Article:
Rube Goldberg Stereo II

Thanks to my friend Arturo for finding the right power supply for this project! Arturo measured the voltage and current to make sure it was going to work.

After a preliminary test using my car’s battery for power, I had the presence of mind to test the receiver, speakers, and power supply again before building a plywood box for them. If there’s a problem, find out early while it’s easy to fix.

The CD radio was once in my 2007 Subaru Forester. It works fine but lacks a USB jack, so I replaced it in the car with a Sony. The antenna is from an old Sony TV – good enough for city reception. The Ford speakers I bought from JerryCo. They are oval instead of round, and must have fit perfectly in a Ford truck. Here they require custom-made plywood mounting brackets of a rather odd curved shape. That proved to be the most challenging part of the project.

IMG_0436_356
System test, to make sure everything works before I build the box.
IMG_0438_356
Temporary wiring connections for the system test.
IMG_0440_356
Buzzsaw cuts the plywood to size.
IMG_0441_356
Use a drill press to get the speaker mounting holes straight.
IMG_0442_356
Jigsaw cuts the rough shape of the mounting brackets.
IMG_0443_356
Coarse wheel of a bench grinder does a great job of chewing away plywood.

You wouldn’t think of a bench grinder as a woodworking tool. But man, it does a great job of chewing away plywood! After removing some more plywood I would take the bracket back to the speaker and see whether it fit. Do this repeatedly until it’s just the right shape.

The speakers are mounted with curved brackets on triangular gussets. I isolated the speakers from the plywood so they wouldn’t make it rattle.

IMG_0444_356
Just right.
IMG_6494_356
Placement of speakers and power supply.
IMG_6496_356
Cutting holes in the front panel for the speakers and receiver.

A hole saw and a Craftsman multi-tool got the holes the right size and shape. Start the hole saw on one side, then turn the plywood over and finish cutting the hole from the other side. Multi-tool makes the receiver hole even.

IMG_6497_356
The receiver sleeve fits.
IMG_6500_356
Use a shelf bracket to support the back side of the receiver.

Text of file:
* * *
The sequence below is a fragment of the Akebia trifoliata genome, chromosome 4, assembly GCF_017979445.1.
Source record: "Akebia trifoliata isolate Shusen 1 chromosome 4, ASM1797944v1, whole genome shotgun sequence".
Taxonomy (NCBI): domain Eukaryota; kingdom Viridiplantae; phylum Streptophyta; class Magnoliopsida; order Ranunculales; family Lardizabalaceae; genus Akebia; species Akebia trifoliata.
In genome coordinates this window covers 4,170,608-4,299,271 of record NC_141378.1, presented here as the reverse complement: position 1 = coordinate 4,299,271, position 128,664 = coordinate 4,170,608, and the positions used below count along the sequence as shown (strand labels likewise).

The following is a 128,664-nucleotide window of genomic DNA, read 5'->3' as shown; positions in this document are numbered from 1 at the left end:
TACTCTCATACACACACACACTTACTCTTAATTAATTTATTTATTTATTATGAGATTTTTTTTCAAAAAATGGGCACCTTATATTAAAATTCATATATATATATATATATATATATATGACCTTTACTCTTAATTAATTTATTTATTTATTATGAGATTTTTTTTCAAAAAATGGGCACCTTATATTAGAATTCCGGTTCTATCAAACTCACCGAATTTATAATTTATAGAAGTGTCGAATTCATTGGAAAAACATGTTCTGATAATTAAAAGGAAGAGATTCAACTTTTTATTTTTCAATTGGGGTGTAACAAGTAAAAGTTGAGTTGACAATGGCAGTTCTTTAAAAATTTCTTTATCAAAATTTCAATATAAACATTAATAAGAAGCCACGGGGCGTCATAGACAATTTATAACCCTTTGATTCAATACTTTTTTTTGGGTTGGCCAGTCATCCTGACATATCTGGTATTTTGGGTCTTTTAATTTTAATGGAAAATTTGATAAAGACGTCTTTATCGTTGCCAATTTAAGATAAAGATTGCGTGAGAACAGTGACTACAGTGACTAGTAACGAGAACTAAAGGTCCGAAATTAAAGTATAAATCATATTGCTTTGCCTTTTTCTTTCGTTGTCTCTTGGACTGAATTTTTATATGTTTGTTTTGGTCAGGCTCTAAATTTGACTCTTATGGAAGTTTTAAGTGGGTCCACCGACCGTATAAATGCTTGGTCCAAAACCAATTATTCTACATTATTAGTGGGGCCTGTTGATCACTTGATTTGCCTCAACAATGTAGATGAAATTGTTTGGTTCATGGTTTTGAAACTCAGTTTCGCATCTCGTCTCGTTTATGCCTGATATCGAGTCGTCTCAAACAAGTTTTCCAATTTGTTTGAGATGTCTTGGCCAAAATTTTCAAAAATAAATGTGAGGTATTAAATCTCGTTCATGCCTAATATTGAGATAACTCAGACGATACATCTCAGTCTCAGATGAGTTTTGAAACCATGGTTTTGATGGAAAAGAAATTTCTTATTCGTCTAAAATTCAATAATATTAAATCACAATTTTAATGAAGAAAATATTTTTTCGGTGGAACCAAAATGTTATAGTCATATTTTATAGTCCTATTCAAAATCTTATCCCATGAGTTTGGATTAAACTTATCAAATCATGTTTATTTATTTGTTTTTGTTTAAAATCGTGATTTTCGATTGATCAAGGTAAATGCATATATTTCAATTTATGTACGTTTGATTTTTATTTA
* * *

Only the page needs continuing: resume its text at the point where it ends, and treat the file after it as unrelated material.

IMG_6501_356
Two bolted pieces of plywood hold the antenna.
IMG_6502_356
Antenna extension cord has a Motorola plug.
IMG_6503_356
Five sides of the box drilled and primed.
IMG_6504_356
Protective grids on the inside of the the speaker and ventilation holes.

Metal grid material having ½" holes was cut to shape leaving little metal rods at the ends. Bend the rods down, lay the grid over the hole, and lightly tap the edges with a hammer to mark the holes. Enlarge the holes with a thin punch, then tap the grid down into place with a hammer. I also put a drop of Gorilla Glue in each little hole.

IMG_6508_356
Pony Clamp to glue the plywood pieces together.
IMG_6512_356
Receiver in place, half the box done.
IMG_6514_356
Wiring connections soldered.
IMG_6516_356
System test repeated before final assembly.
IMG_6518_356
Big Blue is finished.
IMG_6520_356
I’ll listen to it out here on the patio.

:) The sound is fine. My Subaru radio and Ford speakers get along tunefully.

I have a theory of car stereo: in your car there will always be road noise. Because of the road noise, you wouldn’t be able to hear the difference between sound that is good enough vs. the best sound that money can buy. So I listen to MP3 on a thumb drive in my car. Meanwhile, on the patio, I can hear car stereo at its best.

Yeah, I know, I could have just bought a table radio. But as a retired engineer, I like to do this kind of stuff. My next project, I’ve assured my wife Jacque, will be to give the patio a thorough cleaning.


 Home Page updated December 2, 2016